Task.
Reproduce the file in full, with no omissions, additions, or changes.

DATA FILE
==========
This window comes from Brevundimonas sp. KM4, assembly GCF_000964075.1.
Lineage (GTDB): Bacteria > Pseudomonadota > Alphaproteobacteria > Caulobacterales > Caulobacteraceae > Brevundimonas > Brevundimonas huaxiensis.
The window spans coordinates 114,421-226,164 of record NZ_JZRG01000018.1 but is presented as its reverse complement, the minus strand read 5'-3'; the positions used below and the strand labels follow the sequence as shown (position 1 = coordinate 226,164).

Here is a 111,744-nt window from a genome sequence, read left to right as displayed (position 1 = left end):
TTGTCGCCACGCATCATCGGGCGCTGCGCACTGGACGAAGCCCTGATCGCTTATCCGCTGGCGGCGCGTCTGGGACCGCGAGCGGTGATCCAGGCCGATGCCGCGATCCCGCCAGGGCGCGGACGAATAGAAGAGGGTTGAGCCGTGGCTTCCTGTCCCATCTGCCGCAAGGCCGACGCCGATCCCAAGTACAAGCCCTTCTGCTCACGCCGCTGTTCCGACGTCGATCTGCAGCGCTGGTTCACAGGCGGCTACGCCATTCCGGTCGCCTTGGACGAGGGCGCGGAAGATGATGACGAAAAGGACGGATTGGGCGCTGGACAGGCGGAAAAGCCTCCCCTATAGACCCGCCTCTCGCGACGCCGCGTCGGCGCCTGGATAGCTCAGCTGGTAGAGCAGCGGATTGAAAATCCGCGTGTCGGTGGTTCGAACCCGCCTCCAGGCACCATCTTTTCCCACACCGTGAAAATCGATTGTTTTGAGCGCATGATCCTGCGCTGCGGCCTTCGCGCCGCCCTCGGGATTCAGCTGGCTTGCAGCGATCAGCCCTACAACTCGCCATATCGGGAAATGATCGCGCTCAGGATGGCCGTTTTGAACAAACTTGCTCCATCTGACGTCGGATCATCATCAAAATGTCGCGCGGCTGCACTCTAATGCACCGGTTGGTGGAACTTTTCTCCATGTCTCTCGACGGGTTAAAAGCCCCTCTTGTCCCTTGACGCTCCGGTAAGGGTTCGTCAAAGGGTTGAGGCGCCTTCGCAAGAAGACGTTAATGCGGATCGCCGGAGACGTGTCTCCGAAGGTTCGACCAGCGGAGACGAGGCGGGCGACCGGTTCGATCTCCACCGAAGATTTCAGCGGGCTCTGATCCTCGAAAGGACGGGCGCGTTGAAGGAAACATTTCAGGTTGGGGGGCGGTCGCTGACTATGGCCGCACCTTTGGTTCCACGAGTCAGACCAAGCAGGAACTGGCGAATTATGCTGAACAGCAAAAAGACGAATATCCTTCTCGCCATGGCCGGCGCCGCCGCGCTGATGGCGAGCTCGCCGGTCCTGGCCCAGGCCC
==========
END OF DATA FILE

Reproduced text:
This window comes from Brevundimonas sp. KM4, assembly GCF_000964075.1.
Lineage (GTDB): Bacteria > Pseudomonadota > Alphaproteobacteria > Caulobacterales > Caulobacteraceae > Brevundimonas > Brevundimonas huaxiensis.
The window spans coordinates 114,421-226,164 of record NZ_JZRG01000018.1 but is presented as its reverse complement, the minus strand read 5'-3'; the positions used below and the strand labels follow the sequence as shown (position 1 = coordinate 226,164).

Here is a 111,744-nt window from a genome sequence, read left to right as displayed (position 1 = left end):
TTGTCGCCACGCATCATCGGGCGCTGCGCACTGGACGAAGCCCTGATCGCTTATCCGCTGGCGGCGCGTCTGGGACCGCGAGCGGTGATCCAGGCCGATGCCGCGATCCCGCCAGGGCGCGGACGAATAGAAGAGGGTTGAGCCGTGGCTTCCTGTCCCATCTGCCGCAAGGCCGACGCCGATCCCAAGTACAAGCCCTTCTGCTCACGCCGCTGTTCCGACGTCGATCTGCAGCGCTGGTTCACAGGCGGCTACGCCATTCCGGTCGCCTTGGACGAGGGCGCGGAAGATGATGACGAAAAGGACGGATTGGGCGCTGGACAGGCGGAAAAGCCTCCCCTATAGACCCGCCTCTCGCGACGCCGCGTCGGCGCCTGGATAGCTCAGCTGGTAGAGCAGCGGATTGAAAATCCGCGTGTCGGTGGTTCGAACCCGCCTCCAGGCACCATCTTTTCCCACACCGTGAAAATCGATTGTTTTGAGCGCATGATCCTGCGCTGCGGCCTTCGCGCCGCCCTCGGGATTCAGCTGGCTTGCAGCGATCAGCCCTACAACTCGCCATATCGGGAAATGATCGCGCTCAGGATGGCCGTTTTGAACAAACTTGCTCCATCTGACGTCGGATCATCATCAAAATGTCGCGCGGCTGCACTCTAATGCACCGGTTGGTGGAACTTTTCTCCATGTCTCTCGACGGGTTAAAAGCCCCTCTTGTCCCTTGACGCTCCGGTAAGGGTTCGTCAAAGGGTTGAGGCGCCTTCGCAAGAAGACGTTAATGCGGATCGCCGGAGACGTGTCTCCGAAGGTTCGACCAGCGGAGACGAGGCGGGCGACCGGTTCGATCTCCACCGAAGATTTCAGCGGGCTCTGATCCTCGAAAGGACGGGCGCGTTGAAGGAAACATTTCAGGTTGGGGGGCGGTCGCTGACTATGGCCGCACCTTTGGTTCCACGAGTCAGACCAAGCAGGAACTGGCGAATTATGCTGAACAGCAAAAAGACGAATATCCTTCTCGCCATGGCCGGCGCCGCCGCGCTGATGGCGAGCTCGCCGGTCCTGGCCCAGGCCC